By definition, that which is "tacit" cannot be "express." A tacit provision is the exact opposite of an express provision. In saying that the arbitrator had jurisdiction and authority "only to interpret [and apply] express provisions," therefore, the agreement had to be saying that the arbitrator was without authority to interpret and apply tacit provisions. No other construction of the second sentence of Sec. 6.3 could even arguably be legitimate, in our view--and neither the union, the arbitrator, nor the district court has undertaken to argue that this sentence means anything other than what it plainly says.

Although we view Sec. 6.3 as dispositive by itself, our opinion as to what the collective bargaining agreement did and did not empower the arbitrator to do is strengthened by Sec. 7.3, the agreement's anti-waiver provision. Under that provision, as we read it, a failure by the company to insist in one instance that Mr. Freeman and the union comply with the requirements of the grievance procedure could not constitute a waiver of the right to have those requirements complied with in another instance. Thus the company's willingness to participate in Step 3 meetings despite Mr. Freeman's failure to file a timely written grievance could not, under Sec. 7.3, constitute a de facto waiver of the requirement that Step 4 be initiated by the Union's giving "written notice to the Company not later than the tenth (10th) working day after the Company's answer in Step 3...." And we know that the anti-waiver provision of Sec. 7.3 is not subject to arbitration under the grievance procedure, because Sec. 7.3 explicitly says so: "The matters contained in this Section are not subject to the grievance procedure."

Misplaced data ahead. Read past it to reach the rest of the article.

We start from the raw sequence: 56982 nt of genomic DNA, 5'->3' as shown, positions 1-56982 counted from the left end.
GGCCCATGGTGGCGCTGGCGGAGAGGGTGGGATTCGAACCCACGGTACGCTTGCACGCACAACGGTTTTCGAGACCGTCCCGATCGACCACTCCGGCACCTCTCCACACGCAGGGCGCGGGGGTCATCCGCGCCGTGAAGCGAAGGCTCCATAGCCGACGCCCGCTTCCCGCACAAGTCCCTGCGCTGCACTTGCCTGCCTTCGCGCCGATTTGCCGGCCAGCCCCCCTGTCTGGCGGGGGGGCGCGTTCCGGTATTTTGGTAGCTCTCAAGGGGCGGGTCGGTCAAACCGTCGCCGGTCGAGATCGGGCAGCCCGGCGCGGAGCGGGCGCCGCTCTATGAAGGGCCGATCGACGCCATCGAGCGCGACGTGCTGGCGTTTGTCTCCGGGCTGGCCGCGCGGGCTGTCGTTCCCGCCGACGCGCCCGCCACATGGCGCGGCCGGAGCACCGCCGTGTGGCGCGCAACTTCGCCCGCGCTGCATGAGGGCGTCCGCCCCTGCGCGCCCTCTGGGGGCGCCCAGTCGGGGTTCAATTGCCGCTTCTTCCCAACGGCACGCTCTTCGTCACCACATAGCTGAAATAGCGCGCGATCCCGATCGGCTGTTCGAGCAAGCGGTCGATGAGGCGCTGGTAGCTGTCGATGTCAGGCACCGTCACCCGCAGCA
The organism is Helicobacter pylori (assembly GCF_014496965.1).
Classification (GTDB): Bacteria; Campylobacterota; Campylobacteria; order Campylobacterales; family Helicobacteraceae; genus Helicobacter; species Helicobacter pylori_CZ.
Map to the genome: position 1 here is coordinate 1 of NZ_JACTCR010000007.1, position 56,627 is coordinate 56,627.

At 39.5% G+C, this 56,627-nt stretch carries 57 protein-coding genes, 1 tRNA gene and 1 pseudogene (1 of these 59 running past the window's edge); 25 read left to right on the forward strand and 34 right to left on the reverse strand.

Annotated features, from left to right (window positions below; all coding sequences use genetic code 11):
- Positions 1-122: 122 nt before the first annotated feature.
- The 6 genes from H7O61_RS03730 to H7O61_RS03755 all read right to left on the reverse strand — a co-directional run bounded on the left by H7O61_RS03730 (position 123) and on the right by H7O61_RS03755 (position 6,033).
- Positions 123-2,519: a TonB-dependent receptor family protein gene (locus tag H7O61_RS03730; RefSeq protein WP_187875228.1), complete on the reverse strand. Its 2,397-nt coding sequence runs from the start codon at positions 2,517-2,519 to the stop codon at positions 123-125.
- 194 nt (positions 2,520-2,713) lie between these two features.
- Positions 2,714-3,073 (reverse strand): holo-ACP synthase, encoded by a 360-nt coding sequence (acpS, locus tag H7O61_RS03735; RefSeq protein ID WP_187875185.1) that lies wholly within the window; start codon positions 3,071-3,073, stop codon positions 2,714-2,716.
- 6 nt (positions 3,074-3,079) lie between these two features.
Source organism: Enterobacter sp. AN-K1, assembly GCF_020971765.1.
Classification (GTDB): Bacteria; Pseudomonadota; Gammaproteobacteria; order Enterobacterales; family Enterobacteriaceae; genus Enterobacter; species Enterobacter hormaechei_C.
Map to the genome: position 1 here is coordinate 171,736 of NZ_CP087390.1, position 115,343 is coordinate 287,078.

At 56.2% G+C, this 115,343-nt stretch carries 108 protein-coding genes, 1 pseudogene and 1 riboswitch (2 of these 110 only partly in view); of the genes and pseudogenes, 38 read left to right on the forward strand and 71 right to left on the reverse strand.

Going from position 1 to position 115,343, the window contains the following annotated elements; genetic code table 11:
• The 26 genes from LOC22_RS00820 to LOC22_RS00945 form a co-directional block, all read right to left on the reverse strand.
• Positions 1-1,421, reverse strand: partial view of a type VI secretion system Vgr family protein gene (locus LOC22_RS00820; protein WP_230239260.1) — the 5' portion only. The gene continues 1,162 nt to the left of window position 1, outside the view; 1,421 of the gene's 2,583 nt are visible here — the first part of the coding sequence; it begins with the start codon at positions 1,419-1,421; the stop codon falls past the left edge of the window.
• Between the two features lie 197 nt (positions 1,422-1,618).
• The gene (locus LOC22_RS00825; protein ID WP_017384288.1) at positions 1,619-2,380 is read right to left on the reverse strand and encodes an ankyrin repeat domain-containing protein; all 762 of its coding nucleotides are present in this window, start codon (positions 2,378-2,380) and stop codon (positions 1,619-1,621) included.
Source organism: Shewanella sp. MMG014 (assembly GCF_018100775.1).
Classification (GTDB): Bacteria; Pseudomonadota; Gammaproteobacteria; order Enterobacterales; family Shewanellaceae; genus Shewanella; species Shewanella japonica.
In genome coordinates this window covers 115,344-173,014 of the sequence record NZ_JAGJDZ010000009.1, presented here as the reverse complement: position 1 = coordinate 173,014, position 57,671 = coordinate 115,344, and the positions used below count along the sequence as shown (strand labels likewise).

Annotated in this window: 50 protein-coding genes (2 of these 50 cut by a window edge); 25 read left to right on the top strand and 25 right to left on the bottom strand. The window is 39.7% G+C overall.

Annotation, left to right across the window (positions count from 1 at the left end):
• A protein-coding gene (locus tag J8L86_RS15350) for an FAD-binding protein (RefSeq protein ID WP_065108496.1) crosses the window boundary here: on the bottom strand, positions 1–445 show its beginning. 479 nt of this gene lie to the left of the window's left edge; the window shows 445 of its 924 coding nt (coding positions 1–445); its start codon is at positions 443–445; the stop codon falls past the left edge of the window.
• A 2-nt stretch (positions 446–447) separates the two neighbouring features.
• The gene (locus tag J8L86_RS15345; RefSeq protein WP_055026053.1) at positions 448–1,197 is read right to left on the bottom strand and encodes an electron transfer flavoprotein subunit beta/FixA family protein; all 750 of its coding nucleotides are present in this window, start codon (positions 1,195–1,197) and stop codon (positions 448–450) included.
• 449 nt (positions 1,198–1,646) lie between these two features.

We are at a loss to see how the arbitrator could even arguably construe the last sentence of Sec. 7.3 as saying anything other than that the anti-waiver provision is not subject to arbitration. He certainly did not purport to give Sec. 7.3 a different construction, for he never referred to this section at all. He simply ignored it. In so doing, it seems to us, he violated the cardinal rule that an arbitrator "may not ignore the plain language of the contract...." Misco, 484 U.S. at 38.